– “How were you when you were 12?” I asked
She immediately delved into describing her giggles with her girlfriend, her first crush on a boy, her growing focus on her looks and hair-style.
I warmly encouraged her to share THIS with her 12 years old daughter.
Instead of being detached from her girl, and cocooned in her own worries, we explored sharing her adolescence with her daughter as an authentic bridge between them.
Our daughters, fully dependent on us at infancy, grow up to become fully independent women. This is not a leap that can be made without a middle ground! This is a bridge that needs to be consciously built. Moreover, you both need to walk across it…
How do we create a bridge between our girls’ Dependence and Independence?
Lets look at the journey across this bridge. You may assume this is a journey taken solely by children… Wrong!
We, as mothers and parents, must take a journey ourselves, from being unconditional care-givers, to becoming peers, while our daughters step into womanhood, our boys into manhood.
We learned to back off as our girl learned to eat by herself, tie her shoes, bathe on her own. The journey from hands-on to hands-off continues throughout our children’s adolescence.
As our girl steadily matures, we need to search, and find, a middle ground between her full reliance on us, and her full sovereignty.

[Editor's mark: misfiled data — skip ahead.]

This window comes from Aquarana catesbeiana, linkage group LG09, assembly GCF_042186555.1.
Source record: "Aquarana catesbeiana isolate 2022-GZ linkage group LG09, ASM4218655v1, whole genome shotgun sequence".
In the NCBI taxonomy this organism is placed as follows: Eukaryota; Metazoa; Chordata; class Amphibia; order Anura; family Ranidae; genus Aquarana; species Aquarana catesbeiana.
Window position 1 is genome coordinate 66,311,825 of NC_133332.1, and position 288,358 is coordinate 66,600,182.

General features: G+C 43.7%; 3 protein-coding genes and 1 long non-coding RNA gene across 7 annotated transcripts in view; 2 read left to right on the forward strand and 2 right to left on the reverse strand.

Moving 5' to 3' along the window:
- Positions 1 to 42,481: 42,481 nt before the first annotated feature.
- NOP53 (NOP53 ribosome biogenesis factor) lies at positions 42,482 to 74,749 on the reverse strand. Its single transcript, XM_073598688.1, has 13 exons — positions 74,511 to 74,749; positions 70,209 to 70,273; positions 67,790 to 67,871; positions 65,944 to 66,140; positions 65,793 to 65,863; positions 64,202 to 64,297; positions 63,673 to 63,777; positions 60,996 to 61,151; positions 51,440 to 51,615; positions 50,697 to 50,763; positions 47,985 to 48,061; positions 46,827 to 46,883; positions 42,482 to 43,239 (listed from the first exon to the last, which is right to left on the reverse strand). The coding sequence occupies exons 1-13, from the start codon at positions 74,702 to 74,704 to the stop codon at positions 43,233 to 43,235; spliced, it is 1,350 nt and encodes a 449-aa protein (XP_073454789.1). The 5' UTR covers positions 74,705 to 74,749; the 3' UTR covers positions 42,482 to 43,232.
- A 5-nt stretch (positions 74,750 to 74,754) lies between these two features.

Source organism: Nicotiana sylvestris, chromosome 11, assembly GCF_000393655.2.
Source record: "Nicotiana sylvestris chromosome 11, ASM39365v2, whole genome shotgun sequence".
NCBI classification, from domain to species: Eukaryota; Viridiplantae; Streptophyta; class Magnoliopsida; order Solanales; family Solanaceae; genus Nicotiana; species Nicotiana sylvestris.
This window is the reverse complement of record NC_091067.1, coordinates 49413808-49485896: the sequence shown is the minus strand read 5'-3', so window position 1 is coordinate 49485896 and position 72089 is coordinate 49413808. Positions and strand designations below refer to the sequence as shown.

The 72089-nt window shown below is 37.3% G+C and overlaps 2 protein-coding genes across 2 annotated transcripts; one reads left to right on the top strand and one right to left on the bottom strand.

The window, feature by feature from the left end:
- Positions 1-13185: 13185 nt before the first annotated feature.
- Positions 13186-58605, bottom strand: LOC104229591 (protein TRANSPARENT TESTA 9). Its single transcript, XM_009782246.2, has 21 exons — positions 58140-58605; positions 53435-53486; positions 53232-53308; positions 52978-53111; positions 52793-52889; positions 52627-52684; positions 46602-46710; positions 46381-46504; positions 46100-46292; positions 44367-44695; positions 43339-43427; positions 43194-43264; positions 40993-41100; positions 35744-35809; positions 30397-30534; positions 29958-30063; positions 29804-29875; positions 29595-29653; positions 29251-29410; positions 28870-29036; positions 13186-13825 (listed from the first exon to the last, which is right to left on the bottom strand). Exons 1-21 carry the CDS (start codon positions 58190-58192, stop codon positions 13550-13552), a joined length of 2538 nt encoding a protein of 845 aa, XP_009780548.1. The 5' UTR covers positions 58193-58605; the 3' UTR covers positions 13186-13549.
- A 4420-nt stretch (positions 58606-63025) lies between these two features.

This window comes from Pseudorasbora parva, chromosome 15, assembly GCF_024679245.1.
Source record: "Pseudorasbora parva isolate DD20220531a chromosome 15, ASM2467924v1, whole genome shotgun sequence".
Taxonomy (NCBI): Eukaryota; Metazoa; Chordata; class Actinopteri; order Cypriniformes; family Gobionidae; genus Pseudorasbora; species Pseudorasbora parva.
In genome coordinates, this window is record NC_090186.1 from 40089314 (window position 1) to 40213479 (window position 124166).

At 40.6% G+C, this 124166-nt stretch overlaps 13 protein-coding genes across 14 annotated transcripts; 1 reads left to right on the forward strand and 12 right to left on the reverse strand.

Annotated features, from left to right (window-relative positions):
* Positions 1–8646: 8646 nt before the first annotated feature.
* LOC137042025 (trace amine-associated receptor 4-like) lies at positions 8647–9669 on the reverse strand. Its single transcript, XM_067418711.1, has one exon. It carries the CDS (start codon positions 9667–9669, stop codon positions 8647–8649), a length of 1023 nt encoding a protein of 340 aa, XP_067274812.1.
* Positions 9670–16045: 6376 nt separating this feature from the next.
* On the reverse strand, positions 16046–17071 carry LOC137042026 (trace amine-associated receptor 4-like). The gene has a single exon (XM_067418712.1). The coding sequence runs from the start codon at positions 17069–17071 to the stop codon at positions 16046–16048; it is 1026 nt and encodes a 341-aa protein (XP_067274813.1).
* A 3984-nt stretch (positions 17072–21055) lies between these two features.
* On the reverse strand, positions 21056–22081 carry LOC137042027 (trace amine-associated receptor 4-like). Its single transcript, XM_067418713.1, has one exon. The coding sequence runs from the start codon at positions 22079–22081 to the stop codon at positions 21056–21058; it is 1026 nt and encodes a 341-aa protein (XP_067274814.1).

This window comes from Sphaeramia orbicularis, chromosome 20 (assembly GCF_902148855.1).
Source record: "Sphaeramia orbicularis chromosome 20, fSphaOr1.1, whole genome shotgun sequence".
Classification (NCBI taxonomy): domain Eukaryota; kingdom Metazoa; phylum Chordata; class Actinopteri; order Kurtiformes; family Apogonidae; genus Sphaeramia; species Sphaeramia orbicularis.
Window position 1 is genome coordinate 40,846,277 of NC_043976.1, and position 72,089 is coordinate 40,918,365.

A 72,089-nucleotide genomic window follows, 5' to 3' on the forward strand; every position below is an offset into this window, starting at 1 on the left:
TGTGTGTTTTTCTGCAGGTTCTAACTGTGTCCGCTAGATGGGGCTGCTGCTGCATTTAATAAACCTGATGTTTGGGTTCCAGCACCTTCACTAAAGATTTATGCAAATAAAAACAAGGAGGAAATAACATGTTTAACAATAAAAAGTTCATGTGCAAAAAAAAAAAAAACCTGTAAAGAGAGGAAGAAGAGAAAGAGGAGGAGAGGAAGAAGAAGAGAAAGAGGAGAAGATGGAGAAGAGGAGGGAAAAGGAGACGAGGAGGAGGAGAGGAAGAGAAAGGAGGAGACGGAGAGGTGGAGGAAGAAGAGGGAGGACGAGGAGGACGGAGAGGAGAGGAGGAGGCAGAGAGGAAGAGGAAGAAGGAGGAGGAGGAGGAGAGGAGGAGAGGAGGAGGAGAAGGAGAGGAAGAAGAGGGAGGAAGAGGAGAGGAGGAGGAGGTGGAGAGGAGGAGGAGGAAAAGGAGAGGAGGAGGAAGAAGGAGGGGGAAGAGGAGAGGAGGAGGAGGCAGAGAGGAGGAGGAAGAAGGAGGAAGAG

The first step on the bridge from dependence to independence is for parents to become transparent with their children. Specifically: for mothers to become transparent with their daughters regarding their own adolescence.
When Ellah was preparing for her Third-grade class play, I asked her how she felt about the approaching performance. She shrug her shoulders and said: “Good…” I realized I was asking her to do something I wasn’t doing myself: sharing.
I then remembered my nervousness and excitement before my own class play, when I was about her age. I started sharing my memories with her, recalling the play, my character in it, the long rehearsals, my rapid heart-beats… Without hesitation Ellah interrupted me and started to talk freely about the butterflies in her stomach!
We Mamas need to grow transparent with our girls.
We have been there, in pre-adolescence and adolescent-land. We felt anxious, we started caring about our looks, we tracked our bodily changes with an array of emotions. How was that for you?
If you tune into your memories from the time you were your-daughter’s-age, you can’t go wrong. Instead of an internal pontification about whether a piece of information is age-appropriate or not, you will be authentic… And even more so, it will be real, honest, and transparent.
Our girls love hearing our stories!
By sharing them we “drop rank” and become vulnerable, which is the key to intimacy. And isn’t this what you would like more of with your daughter, as she steps into womanhood???
© 2011 DeAnna L’am, All Rights Reserved